This fascinating migration is on its way to us this Spring! Here's what you need to know.
One of the most fascinating animal migrations happens in our backyard, the Pacific Ocean. Every year, approximately 18,000 gray whales make the long journey from Alaska to their breeding grounds in Mexico. It is the largest mammal migration on the planet. These enormous creatures travel up to 100 miles a day and normally within 5 miles of shore, which makes whale watching a treasure on the Oregon Coast attracting viewers from all over the world. We look forward to each Spring and Winter when they pass us by. Because they are traveling with their calves, they stay very close to shore to protect them from predators. You are likely to see their spouts, backs, and even tails in the distance. The higher you get, the better, so lunch at Fathom’s or a hike out on The Knoll might give you a show you won't forget.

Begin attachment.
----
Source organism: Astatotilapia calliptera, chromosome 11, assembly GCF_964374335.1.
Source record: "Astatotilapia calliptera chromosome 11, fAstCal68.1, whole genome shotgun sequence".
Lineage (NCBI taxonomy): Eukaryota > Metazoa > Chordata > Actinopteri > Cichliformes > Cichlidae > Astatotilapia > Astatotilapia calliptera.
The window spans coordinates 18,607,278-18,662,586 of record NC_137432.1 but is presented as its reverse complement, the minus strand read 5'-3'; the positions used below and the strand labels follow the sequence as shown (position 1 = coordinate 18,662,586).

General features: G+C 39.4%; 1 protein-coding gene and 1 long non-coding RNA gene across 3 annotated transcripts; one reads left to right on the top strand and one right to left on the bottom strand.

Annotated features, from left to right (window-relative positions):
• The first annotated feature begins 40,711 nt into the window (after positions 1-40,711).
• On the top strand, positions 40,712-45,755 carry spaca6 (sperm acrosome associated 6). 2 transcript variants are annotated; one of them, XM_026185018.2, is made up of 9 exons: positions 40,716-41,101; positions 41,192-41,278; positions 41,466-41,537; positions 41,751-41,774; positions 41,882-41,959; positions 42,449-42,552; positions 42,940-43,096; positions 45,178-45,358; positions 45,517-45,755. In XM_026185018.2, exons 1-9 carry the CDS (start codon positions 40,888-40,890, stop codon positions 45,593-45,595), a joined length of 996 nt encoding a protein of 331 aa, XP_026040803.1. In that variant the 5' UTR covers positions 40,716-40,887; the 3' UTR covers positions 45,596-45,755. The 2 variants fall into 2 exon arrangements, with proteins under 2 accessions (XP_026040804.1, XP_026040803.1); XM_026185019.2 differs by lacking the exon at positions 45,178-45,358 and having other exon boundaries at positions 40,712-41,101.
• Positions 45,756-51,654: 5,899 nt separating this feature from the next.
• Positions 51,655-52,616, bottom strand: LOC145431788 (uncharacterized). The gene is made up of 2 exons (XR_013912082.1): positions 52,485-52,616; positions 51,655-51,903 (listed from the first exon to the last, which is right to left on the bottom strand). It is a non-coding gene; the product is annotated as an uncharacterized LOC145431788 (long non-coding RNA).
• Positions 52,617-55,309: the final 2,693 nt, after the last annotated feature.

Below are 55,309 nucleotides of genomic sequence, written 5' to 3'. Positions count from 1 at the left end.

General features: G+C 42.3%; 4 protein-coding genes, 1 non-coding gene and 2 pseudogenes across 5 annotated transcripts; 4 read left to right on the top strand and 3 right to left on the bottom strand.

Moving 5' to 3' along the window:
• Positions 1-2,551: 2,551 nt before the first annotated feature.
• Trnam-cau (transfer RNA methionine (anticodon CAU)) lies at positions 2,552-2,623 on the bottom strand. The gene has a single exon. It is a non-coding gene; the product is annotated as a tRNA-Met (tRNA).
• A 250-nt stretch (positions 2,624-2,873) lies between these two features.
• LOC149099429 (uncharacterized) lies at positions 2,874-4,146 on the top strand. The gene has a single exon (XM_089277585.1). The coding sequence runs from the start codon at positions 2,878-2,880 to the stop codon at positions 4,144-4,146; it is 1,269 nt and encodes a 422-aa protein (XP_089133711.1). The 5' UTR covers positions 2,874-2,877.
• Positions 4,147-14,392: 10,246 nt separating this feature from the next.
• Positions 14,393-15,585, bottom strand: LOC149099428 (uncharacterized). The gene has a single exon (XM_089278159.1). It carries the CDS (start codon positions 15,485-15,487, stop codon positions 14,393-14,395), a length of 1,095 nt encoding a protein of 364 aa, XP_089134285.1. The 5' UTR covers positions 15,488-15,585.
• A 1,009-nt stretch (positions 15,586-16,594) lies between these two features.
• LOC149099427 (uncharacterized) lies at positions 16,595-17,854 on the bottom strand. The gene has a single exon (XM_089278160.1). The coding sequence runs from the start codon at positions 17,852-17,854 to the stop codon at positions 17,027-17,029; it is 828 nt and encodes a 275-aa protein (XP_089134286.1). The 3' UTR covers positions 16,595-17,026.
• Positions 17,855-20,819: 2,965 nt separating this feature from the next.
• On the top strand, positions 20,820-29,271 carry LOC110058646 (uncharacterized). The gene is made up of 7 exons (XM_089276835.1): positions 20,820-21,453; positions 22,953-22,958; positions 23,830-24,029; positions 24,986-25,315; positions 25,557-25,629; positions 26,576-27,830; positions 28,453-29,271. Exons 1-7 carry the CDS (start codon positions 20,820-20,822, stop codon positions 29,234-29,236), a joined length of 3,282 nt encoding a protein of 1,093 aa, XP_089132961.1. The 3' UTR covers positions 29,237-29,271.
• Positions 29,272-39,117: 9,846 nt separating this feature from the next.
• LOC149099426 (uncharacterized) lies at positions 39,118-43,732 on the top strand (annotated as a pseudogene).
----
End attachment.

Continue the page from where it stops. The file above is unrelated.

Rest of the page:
Migration periods occur from mid-December through January as they travel south to warmer waters. Then from late February to June, they return back to their feeding grounds up north. This isn't to say you might see one of their massive spouts or breaches at other times during the year though, as some gray whales are considered 'resident' and don't stray far from our coastline.
For the ultimate whale lover experience, we happily suggest a short drive south to our neighbors in Depoe Bay. A ‘hotspot’ because whales love to hang out in their coves and feed, and that's where you might spot some year-round residents. You can watch from land on their long boardwalk or there are several charter companies for whale enthusiasts that are eager to get a much closer look. Typically you'd find volunteers with ‘Whales Spoken Here’ around the coast to educate you further on these amazing mammals, but due to COVID-19, they are again canceling until next time.
If you decide to enthusiastically chase these whales on a scenic drive, be sure to check out our favorite spots to see them, like the Otter Crest Loop or Three Capes Scenic Loop.